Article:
For Penguin Eggs
Frank Solivan spent much of his youth in Alaska, which perhaps accounts for his range of talents. He is a hunter, a fisherman, a poet. He plays guitar, violin, and mandolin. He writes songs, sings, and is the leader of Frank Solivan and Dirty Kitchen, the IBMA band of the year in 2014 and again in 2016. Their album, Cold Spell, was nominated for the Grammy for 2015’s best bluegrass album of the year. Solivan is also a professional chef, something hinted at by the band name as well as the title of this collection, “If You Can’t Stand the Heat.”
In his life, as in his cooking, he is keen to take chances, to go out on a limb, and to meet challenges with drive, dedication, and rabid ambition. That’s been evident throughout his career, but is particularly evident here. His mandolin playing alone is a big draw–tight, efficient, clean–though his voice is as well. This is bluegrass very much in the vein of the Punch Brothers and New Grass Revival a generation before: it roams the breadth of a very large musical territory. The players are at the top of their classes; the arrangements atypical for bluegrass, deploying a unique brand of confidence and gymnastic ability; the material unique, surprising. Mike Munford’s “Crack of Noon” is a standout, as is a take on Steely Dan’s “Rikki Don’t Lose that Number.”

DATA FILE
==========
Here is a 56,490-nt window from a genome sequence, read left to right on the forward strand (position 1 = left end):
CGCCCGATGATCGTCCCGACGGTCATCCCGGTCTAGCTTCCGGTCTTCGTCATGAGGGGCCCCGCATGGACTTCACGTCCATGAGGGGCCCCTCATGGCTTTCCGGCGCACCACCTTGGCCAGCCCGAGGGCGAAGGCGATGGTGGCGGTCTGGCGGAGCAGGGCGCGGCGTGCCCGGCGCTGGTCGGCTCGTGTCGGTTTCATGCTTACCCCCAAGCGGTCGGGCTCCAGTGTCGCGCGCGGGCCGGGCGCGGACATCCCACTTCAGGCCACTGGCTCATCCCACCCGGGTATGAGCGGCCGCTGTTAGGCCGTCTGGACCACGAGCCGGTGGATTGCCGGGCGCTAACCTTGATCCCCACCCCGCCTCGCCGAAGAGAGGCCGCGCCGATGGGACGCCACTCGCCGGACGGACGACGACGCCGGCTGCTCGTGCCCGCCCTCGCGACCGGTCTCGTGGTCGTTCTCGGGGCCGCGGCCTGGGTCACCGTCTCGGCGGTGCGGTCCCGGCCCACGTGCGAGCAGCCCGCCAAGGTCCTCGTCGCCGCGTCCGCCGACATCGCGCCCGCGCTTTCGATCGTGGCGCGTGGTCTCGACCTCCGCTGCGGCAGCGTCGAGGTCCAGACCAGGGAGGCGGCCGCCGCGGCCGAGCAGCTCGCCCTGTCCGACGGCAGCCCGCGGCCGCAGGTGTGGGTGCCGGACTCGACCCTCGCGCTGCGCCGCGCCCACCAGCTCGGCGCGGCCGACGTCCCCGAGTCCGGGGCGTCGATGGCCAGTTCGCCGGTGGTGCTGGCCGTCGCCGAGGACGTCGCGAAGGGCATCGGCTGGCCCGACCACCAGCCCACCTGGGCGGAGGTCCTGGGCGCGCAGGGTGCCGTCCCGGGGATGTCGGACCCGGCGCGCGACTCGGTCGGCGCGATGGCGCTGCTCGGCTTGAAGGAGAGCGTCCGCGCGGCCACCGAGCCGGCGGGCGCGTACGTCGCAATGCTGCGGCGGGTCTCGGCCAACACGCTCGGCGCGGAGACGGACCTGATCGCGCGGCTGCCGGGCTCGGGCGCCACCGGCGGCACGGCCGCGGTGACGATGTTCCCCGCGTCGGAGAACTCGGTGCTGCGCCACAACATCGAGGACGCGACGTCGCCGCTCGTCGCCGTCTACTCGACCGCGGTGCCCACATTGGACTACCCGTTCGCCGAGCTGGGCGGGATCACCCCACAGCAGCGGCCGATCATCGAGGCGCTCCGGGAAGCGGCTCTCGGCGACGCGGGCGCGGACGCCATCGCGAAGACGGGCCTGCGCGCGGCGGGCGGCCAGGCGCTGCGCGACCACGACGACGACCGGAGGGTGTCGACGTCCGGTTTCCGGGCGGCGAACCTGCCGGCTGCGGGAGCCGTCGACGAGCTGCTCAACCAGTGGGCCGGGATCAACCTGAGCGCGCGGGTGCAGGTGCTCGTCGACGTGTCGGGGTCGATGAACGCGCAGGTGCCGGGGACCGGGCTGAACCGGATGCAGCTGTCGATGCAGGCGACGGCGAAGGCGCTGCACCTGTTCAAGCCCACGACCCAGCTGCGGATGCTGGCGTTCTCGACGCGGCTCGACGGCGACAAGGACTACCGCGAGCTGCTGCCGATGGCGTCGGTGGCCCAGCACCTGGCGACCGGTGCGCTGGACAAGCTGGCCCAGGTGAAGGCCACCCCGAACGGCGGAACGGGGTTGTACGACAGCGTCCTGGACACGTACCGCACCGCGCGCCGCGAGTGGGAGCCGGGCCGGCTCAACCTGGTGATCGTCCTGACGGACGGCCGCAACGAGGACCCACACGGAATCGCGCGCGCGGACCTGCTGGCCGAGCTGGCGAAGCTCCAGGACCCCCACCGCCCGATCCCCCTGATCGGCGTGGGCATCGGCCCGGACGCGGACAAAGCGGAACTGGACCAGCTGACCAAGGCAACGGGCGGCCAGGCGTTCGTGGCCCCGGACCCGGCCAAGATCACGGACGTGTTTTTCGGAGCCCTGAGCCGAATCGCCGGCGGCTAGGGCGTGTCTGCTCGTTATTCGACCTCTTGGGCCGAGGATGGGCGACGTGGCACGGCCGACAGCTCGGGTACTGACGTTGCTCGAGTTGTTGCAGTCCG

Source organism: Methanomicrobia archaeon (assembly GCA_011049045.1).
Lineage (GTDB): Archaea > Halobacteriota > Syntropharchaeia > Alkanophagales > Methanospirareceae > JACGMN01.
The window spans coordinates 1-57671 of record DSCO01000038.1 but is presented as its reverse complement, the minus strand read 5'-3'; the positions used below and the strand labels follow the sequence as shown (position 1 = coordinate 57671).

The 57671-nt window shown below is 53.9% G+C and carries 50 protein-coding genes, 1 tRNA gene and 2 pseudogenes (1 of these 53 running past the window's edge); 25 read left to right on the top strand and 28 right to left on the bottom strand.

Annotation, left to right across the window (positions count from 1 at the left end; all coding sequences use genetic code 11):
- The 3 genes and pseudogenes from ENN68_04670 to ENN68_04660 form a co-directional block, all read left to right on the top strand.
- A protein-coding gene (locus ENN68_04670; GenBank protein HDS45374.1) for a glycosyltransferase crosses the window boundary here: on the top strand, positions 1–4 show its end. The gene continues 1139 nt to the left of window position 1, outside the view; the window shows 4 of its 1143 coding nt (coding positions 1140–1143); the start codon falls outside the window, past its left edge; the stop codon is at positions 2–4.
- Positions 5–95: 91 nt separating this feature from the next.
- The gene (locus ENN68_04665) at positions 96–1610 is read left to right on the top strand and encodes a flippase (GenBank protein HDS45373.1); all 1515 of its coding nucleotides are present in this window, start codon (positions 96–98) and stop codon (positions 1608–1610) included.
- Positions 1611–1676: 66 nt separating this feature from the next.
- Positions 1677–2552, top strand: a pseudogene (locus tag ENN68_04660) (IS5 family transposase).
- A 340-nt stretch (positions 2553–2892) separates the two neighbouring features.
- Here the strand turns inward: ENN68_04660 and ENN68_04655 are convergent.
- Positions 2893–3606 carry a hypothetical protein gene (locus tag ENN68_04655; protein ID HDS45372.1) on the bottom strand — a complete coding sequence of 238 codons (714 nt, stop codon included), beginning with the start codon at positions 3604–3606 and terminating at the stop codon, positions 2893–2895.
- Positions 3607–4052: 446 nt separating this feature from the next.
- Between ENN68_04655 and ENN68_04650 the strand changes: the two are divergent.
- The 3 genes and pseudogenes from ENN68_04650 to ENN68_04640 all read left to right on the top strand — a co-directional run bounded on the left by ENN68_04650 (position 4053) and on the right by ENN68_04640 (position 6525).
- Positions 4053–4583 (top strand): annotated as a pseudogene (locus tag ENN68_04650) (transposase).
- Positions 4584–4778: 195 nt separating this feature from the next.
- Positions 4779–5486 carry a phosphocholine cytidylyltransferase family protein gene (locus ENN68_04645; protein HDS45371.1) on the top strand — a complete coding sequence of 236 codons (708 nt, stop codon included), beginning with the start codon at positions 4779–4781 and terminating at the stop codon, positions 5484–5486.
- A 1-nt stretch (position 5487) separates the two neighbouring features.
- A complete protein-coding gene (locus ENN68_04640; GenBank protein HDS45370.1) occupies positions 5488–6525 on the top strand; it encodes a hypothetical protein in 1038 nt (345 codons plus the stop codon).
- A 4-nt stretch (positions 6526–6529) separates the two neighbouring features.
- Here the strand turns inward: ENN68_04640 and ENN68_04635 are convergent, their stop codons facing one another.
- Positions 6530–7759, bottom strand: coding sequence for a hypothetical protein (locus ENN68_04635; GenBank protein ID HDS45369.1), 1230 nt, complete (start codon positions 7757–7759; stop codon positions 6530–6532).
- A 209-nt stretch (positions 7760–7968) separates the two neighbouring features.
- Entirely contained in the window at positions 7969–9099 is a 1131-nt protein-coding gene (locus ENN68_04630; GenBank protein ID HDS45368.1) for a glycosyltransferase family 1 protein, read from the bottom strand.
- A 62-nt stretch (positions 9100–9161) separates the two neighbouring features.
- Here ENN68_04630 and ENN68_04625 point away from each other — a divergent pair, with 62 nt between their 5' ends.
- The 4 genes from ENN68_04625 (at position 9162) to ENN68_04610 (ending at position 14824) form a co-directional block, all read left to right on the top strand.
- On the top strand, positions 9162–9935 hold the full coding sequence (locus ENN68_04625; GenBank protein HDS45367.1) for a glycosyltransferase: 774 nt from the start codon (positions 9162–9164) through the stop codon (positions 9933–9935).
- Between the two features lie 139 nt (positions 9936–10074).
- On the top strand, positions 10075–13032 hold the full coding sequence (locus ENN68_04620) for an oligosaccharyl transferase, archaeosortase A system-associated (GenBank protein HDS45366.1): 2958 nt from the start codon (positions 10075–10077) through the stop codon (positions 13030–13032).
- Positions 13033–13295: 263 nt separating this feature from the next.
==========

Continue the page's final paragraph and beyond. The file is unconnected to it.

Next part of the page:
The band can risk sounding a bit too perfect at times, a bit on the academic side, and there’s a pong of a pissing match in any bluegrass endeavour. But they rein that in, and the sounds, the voices, work fantastically well together. Where some tunes, such as “Lena,” take us closer to the core of the tradition, others, such as “Shiver” take us further out. “My Own Way” is a beautiful ballad that allows a nice break from the challenge of tunes like “Crave.” The band demands a lot of the listener, delivers on everything it promises.